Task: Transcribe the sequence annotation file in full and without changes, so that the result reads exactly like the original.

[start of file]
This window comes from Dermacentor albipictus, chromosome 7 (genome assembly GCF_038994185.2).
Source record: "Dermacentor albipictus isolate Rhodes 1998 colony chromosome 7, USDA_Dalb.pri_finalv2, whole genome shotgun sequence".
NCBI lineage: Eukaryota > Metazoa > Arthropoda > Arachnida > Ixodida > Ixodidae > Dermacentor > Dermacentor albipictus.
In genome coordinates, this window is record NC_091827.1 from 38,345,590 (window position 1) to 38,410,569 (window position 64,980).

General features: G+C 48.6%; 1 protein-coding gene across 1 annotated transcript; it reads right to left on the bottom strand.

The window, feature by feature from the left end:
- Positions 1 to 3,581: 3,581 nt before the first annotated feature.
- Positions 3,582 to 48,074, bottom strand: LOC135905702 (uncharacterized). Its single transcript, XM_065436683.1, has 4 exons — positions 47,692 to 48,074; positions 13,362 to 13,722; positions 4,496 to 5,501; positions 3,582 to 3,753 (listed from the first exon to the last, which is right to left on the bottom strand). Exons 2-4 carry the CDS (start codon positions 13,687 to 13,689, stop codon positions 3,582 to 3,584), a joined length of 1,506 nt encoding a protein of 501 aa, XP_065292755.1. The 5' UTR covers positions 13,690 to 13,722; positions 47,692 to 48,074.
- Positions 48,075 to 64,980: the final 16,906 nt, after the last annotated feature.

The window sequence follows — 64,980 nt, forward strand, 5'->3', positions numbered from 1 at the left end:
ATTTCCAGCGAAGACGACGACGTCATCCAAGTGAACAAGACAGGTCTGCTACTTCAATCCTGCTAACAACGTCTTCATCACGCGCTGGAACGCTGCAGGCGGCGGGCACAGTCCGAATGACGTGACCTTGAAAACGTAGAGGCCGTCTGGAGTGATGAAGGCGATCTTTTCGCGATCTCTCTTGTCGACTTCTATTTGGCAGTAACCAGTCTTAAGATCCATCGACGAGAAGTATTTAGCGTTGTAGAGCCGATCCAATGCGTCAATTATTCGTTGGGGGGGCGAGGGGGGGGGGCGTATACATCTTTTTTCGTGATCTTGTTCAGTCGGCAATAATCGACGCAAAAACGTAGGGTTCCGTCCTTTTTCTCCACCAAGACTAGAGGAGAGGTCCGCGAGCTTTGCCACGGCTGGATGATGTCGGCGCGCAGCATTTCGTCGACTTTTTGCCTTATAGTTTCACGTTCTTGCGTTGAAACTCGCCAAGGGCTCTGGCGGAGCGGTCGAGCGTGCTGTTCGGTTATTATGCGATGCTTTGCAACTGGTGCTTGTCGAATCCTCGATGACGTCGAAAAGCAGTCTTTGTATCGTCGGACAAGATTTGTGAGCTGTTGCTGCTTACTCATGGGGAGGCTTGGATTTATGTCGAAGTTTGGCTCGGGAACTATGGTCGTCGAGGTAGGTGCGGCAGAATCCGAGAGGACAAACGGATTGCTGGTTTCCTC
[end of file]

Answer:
This window comes from Dermacentor albipictus, chromosome 7 (genome assembly GCF_038994185.2).
Source record: "Dermacentor albipictus isolate Rhodes 1998 colony chromosome 7, USDA_Dalb.pri_finalv2, whole genome shotgun sequence".
NCBI lineage: Eukaryota > Metazoa > Arthropoda > Arachnida > Ixodida > Ixodidae > Dermacentor > Dermacentor albipictus.
In genome coordinates, this window is record NC_091827.1 from 38,345,590 (window position 1) to 38,410,569 (window position 64,980).

General features: G+C 48.6%; 1 protein-coding gene across 1 annotated transcript; it reads right to left on the bottom strand.

The window, feature by feature from the left end:
- Positions 1 to 3,581: 3,581 nt before the first annotated feature.
- Positions 3,582 to 48,074, bottom strand: LOC135905702 (uncharacterized). Its single transcript, XM_065436683.1, has 4 exons — positions 47,692 to 48,074; positions 13,362 to 13,722; positions 4,496 to 5,501; positions 3,582 to 3,753 (listed from the first exon to the last, which is right to left on the bottom strand). Exons 2-4 carry the CDS (start codon positions 13,687 to 13,689, stop codon positions 3,582 to 3,584), a joined length of 1,506 nt encoding a protein of 501 aa, XP_065292755.1. The 5' UTR covers positions 13,690 to 13,722; positions 47,692 to 48,074.
- Positions 48,075 to 64,980: the final 16,906 nt, after the last annotated feature.

The window sequence follows — 64,980 nt, forward strand, 5'->3', positions numbered from 1 at the left end:
ATTTCCAGCGAAGACGACGACGTCATCCAAGTGAACAAGACAGGTCTGCTACTTCAATCCTGCTAACAACGTCTTCATCACGCGCTGGAACGCTGCAGGCGGCGGGCACAGTCCGAATGACGTGACCTTGAAAACGTAGAGGCCGTCTGGAGTGATGAAGGCGATCTTTTCGCGATCTCTCTTGTCGACTTCTATTTGGCAGTAACCAGTCTTAAGATCCATCGACGAGAAGTATTTAGCGTTGTAGAGCCGATCCAATGCGTCAATTATTCGTTGGGGGGGCGAGGGGGGGGGGCGTATACATCTTTTTTCGTGATCTTGTTCAGTCGGCAATAATCGACGCAAAAACGTAGGGTTCCGTCCTTTTTCTCCACCAAGACTAGAGGAGAGGTCCGCGAGCTTTGCCACGGCTGGATGATGTCGGCGCGCAGCATTTCGTCGACTTTTTGCCTTATAGTTTCACGTTCTTGCGTTGAAACTCGCCAAGGGCTCTGGCGGAGCGGTCGAGCGTGCTGTTCGGTTATTATGCGATGCTTTGCAACTGGTGCTTGTCGAATCCTCGATGACGTCGAAAAGCAGTCTTTGTATCGTCGGACAAGATTTGTGAGCTGTTGCTGCTTACTCATGGGGAGGCTTGGATTTATGTCGAAGTTTGGCTCGGGAACTATGGTCGTCGAGGTAGGTGCGGCAGAATCCGAGAGGACAAACGGATTGCTGGTTTCCTC